Tuesday, June 6, 2017


'Tis the Optional Memorial of Saint Norbert, Bishop, O.Praem. (circa 1080-1134, of Xanten, of Magdeburg), founder of the Premonstratensians (A.K.A. the Norbertines), formally the Order of Canons Regular of Prémontré: Saint-link ūnus, Saint-link duo, & Wikipedia-link; Wikipedia-link O.Praem.

Commentary: Wayback Machine. Quoth the Holy Family bulletin:
St. Norbert was born in the ducky of Cleves around the year 1080. A canon of the church of Xanten, he was converted from a worldly life after a close brush with death during a violent thunderstorm. He was ordained to the priesthood in 115. Undertaking the apostolic life, he accepted the duty of preaching, particularly throughout France & Germany. Gathering together some companions, he laid the foundations of the Premonstratensian Order, for which he also founded monasteries. Elected Archbishop of Magdeburg in 1126, he reformed the Christian life & spread faith to nearby pagan nations. St. Norbert died in 1134.
'Tis also the festival of Saint Ceratus of Grenoble, Bishop (circa 400-450): Saint-link & Wikipedia-link.

'Tis also the festival of Saint Gudwal, Bishop (sixth century): Saint-link & Wikipedia-link.

Scripture of the Day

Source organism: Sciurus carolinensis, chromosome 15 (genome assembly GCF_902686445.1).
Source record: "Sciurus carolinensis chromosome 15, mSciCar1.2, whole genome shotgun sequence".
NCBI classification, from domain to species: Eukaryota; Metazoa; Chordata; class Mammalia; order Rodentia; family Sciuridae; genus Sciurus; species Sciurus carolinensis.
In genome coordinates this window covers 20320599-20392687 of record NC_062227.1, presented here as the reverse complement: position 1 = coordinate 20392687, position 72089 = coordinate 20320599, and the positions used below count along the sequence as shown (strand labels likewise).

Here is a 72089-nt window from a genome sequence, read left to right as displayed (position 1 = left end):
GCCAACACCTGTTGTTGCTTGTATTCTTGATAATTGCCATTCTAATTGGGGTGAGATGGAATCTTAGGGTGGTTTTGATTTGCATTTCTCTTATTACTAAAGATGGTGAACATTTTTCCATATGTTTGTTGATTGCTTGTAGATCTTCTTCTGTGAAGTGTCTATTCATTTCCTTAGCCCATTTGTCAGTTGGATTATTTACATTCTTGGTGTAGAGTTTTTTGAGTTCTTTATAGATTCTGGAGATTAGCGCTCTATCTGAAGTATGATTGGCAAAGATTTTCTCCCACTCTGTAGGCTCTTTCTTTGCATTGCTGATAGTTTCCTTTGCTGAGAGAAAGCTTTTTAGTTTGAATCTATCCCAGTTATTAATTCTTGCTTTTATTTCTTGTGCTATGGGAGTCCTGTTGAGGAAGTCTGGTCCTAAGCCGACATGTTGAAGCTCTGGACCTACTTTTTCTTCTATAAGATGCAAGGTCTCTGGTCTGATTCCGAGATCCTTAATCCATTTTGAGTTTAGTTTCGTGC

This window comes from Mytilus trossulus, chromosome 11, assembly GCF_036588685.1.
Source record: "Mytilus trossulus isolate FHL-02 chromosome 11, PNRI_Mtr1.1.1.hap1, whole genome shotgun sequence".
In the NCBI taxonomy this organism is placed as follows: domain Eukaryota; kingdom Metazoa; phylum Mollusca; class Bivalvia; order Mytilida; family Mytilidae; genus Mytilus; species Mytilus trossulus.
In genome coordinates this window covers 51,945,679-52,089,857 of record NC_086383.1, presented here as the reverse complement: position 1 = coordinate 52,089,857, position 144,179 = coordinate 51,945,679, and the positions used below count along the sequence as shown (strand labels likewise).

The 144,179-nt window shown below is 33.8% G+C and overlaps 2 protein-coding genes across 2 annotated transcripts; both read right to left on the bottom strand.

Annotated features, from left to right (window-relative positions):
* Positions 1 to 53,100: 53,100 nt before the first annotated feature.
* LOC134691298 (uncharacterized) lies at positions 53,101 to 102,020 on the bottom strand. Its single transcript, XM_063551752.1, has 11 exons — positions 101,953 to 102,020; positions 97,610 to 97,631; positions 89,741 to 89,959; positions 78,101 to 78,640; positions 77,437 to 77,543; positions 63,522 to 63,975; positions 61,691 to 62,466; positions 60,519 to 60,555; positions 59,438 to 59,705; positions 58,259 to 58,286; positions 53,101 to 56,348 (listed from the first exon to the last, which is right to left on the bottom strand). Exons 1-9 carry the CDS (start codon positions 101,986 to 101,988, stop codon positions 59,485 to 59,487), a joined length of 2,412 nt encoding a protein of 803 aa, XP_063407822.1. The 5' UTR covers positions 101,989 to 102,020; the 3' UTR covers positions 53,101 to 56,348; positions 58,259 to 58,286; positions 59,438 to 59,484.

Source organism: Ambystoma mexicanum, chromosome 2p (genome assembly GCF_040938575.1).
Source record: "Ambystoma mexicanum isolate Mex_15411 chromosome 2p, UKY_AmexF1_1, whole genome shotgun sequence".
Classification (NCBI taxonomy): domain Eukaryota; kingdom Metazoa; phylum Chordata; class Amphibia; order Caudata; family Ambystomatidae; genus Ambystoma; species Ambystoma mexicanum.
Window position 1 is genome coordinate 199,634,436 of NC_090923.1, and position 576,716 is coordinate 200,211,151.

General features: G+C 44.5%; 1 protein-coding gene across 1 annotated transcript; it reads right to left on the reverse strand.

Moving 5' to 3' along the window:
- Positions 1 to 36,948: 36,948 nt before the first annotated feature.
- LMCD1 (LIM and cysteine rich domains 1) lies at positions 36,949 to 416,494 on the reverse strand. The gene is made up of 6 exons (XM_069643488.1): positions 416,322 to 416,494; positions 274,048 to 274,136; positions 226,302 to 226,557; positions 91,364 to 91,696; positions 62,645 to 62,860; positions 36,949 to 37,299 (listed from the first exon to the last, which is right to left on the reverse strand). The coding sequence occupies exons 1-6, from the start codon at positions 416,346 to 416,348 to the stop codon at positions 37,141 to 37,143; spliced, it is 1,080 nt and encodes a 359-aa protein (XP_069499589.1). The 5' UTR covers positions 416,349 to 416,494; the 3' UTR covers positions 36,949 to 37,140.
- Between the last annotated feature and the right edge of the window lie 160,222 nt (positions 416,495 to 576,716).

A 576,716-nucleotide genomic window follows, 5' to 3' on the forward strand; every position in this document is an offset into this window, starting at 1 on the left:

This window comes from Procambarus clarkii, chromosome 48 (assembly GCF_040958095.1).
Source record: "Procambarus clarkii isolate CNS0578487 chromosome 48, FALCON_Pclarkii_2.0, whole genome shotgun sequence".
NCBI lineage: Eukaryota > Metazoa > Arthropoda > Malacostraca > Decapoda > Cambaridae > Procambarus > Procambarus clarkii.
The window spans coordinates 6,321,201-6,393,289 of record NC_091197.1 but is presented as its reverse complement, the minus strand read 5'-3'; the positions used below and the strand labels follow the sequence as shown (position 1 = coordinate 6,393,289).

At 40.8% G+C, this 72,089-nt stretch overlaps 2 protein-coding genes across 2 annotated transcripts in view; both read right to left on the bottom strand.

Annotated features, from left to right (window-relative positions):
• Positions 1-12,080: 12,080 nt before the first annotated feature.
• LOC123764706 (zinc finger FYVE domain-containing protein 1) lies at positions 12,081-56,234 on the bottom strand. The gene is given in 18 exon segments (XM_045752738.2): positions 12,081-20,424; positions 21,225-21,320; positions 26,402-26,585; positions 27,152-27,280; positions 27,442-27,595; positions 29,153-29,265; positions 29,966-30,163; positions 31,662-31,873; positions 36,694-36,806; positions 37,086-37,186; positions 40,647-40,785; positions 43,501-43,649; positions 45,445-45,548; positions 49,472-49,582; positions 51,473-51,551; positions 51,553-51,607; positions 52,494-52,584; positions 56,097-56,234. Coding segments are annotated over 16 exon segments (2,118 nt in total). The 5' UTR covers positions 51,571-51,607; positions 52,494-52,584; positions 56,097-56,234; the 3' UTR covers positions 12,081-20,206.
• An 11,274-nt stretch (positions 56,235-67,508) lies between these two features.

Mass Readings—Weekday
The Book of Tobit, chapter two, verses nine thru fourteen;
Psalm One Hundred Twelve, verses one & two, seven & eight, & nine;
The Gospel according to Mark, chapter twelve, verses thirteen thru seventeen.

Commentary: Gospel reflection by Bishop Robert Barron (Word on Fire):
Friends, in today’s Gospel, Jesus escapes from a trap with one of his most famous one-liners: “Render to Caesar what belongs to Caesar and to God what belongs to God.” We should not read this as though there is a clearly-demarcated political realm that belongs to the Caesars of the world, and a clearly-demarcated spiritual realm that belongs to God. And we certainly shouldn’t read it in the modern mode—that the public arena belongs to politics, while religion is relegated to the private dimension.

No, this won’t do, precisely because God is God. He’s not a being in or above the world, nor one reality among many. God is the sheer act of being itself, which necessarily pervades, influences, grounds, and has to do with everything, even as he transcends everything in creation.

God is the deepest source for everything in life from sports to law to the arts to science and to medicine. What has seized the lawyer (at his best) is a deep passion for justice, and God is justice itself; what has seized the doctor (at his best) is a deep passion for alleviating suffering, and God is love itself. Everything comes from God and returns to God.
Mass Readings—Optional Memorial of St. Norbert
The Book of Ezekiel, chapter thirty-four, verses eleven thru sixteen;
Psalm Twenty-three, verse one;
The Gospel according to Luke, chapter fourteen, verses twenty-five thru thirty-three.

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